Organoid model can replicate neural network of human ‘reward system’
3D brain model may be used to improve cell therapies for Parkinson’s
Researchers have developed a three-dimensional brain organoid — a “mini-organ” model of the brain — that replicates a human neural network known as the “dopaminergic reward pathway” in structure and function.
Despite the importance of the neurotransmitter dopamine in Parkinson’s disease, key mechanisms of this brain system are not yet understood, mainly due to the lack of an appropriate model that recapitulates, or mimics, the human dopaminergic system.
Brain organoids are derived from human stem cells, which are able to grow into certain cell types, including brain cells. They can be used to study human brain structure, connectivity, and function.
“Our method opens new avenues to investigate human dopaminergic cell transplantation and circuitry reconstruction,” researchers wrote in the study “In vitro modeling of the human dopaminergic system using spatially arranged ventral midbrain–striatum–cortex assembloids,” which was published in the journal Nature Methods.
Parkinson’s marked by progressive loss of dopaminergic neurons
Parkinson’s disease is caused by the progressive dysfunction and death of nerve cells responsible for producing dopamine, called dopaminergic neurons, primarily found in a part of the brain called the substantia nigra.
Dopamine is a neurotransmitter, a chemical messenger in the brain that plays a crucial role in various physiological functions. It is associated with the brain’s reward system, motivation, and pleasure, and is involved in regulating mood, attention, and movement. It helps transmit signals between nerve cells, influencing a wide range of cognitive and motor functions.
While the loss of dopaminergic neurons is implicated in the progression of Parkinson’s disease, the specific mechanisms that underlie this loss and potential strategies for prevention or repair of the dopaminergic system remain unclear.
Now, researchers have developed an organoid model that recapitulates the dopaminergic system’s morphology, nerve projections, and functionality.
“We sought to develop an in vitro model that recapitulates these human features in so called brain organoids,” Daniel Reumann, PhD, one of the study’s researchers, said in a press release. “Brain organoids are human stem cell derived three-dimensional structures, which can be used to understand both human brain development, as well as function.”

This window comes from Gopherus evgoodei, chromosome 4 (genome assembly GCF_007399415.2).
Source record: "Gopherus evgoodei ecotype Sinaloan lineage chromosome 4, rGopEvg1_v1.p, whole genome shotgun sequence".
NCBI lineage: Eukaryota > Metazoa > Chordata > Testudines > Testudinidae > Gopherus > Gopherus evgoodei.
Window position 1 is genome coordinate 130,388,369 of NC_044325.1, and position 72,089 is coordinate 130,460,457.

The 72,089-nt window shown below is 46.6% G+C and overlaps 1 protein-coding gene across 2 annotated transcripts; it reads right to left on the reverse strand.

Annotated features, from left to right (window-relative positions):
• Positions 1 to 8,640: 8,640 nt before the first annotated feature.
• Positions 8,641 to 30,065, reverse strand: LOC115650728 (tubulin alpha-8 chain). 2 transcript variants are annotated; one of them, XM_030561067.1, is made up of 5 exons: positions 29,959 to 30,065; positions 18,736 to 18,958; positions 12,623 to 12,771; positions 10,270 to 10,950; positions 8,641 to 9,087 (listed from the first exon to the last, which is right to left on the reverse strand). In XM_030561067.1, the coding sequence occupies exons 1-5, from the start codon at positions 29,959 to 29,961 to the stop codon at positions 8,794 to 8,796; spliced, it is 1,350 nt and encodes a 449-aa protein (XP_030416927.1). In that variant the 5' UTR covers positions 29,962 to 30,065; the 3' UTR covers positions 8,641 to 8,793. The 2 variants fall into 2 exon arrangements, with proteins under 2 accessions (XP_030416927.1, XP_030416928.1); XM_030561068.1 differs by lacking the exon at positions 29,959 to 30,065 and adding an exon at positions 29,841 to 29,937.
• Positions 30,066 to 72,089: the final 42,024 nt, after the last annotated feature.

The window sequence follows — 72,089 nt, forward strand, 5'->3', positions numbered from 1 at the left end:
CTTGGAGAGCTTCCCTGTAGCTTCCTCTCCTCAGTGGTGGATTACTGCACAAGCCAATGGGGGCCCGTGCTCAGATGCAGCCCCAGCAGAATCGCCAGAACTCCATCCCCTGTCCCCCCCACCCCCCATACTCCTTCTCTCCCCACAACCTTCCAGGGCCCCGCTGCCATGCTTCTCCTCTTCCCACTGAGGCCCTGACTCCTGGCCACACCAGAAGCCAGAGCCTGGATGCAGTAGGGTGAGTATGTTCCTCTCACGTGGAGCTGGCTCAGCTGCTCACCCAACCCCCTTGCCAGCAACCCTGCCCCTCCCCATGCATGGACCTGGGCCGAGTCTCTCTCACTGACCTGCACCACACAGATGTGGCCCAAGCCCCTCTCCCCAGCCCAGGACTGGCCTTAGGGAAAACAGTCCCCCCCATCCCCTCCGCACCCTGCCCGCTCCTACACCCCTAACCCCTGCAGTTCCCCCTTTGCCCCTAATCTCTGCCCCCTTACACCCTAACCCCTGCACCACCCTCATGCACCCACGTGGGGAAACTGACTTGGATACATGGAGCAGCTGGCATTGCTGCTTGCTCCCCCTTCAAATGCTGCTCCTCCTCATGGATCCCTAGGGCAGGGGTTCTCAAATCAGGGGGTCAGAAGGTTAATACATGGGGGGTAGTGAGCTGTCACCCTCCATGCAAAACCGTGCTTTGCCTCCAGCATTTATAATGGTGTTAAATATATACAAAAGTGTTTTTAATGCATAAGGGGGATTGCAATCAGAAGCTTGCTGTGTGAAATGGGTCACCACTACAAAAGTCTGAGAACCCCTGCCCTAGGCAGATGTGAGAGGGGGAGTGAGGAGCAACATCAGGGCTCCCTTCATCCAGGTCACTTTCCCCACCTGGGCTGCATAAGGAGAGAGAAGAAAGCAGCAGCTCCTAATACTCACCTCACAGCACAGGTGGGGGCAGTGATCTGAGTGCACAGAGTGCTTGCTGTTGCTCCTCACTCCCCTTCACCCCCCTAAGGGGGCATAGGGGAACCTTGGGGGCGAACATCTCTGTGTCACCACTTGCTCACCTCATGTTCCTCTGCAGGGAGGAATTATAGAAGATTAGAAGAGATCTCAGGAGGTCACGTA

The team first developed organoid models of brain regions involved in the dopaminergic system — the ventral midbrain (which includes the substantia nigra), striatum, and cortex — using growth factors that allow for human stem cells to grow into neurons specific for each region.
Brain organoids are human stem cell derived three-dimensional structures, which can be used to understand both human brain development, as well as function.
Then, they developed a method for joining the three organoids into so-called assembloids, using custom embedding molds. As occurs in the human brain, the dopaminergic neurons of the midbrain organoid sent out nerve projections to organoids of the striatum and cortex, which are brain regions involved in motor control.
“Somewhat surprisingly, we observed a high level of dopaminergic innervation, as well as synapses forming between dopaminergic neurons and neurons in striatum and cortex,” Reumann said. Synapses are gaps between nerve cells where communication occurs through the release and reception of neurotransmitters.
When the dopaminergic neurons in the midbrain were stimulated, they led to a response in neurons of the striatum and cortex. “We successfully modeled the dopaminergic circuit in vitro, as the cells not only wire correctly, but also function together,” Reumann said.
The model can be used to improve cell therapies, which involve the transplantation of human cells to replace damaged neurons, for Parkinson’s disease, according to the researchers. These therapies have not yet provided consistent results in clinical studies in which precursors of dopaminergic neurons were injected into the striatum.
In the study, the researchers demonstrated that if dopaminergic precursor cells are injected into the new organoid model, they can mature into neurons and extend neuronal projections.
“This allows researchers to study how progenitors can be differentiated more efficiently and provides a platform which allows to study how to recruit dopaminergic [projections] to target regions,” said Jürgen Knoblich, PhD, also a study author.
Model can be used to study addiction to certain drugs
The model can also be used to study addiction to certain drugs that disturbs the dopaminergic reward pathway. The researchers observed structural and functional changes in the dopaminergic system when these organoids were chronically exposed to cocaine, changes that persisted for a long period after withdrawal.
“This further strengthens the key relevance of brain organoids as models to study neuronal circuit formation and the effects of environmental factors on neuronal circuits,” the researchers wrote. It also “enables the possibility of pharmacological investigation of the dopaminergic system.”
Despite their great potential, organoids lack blood vessels that vascularize the tissues, have incomplete neuronal maturation, and do not fully recapitulate the human brain structure. As such, “[f]urther work could address these issues, for example by creating perfused or vascularized tissues, or by artificially speeding up neural maturation,” the researchers wrote.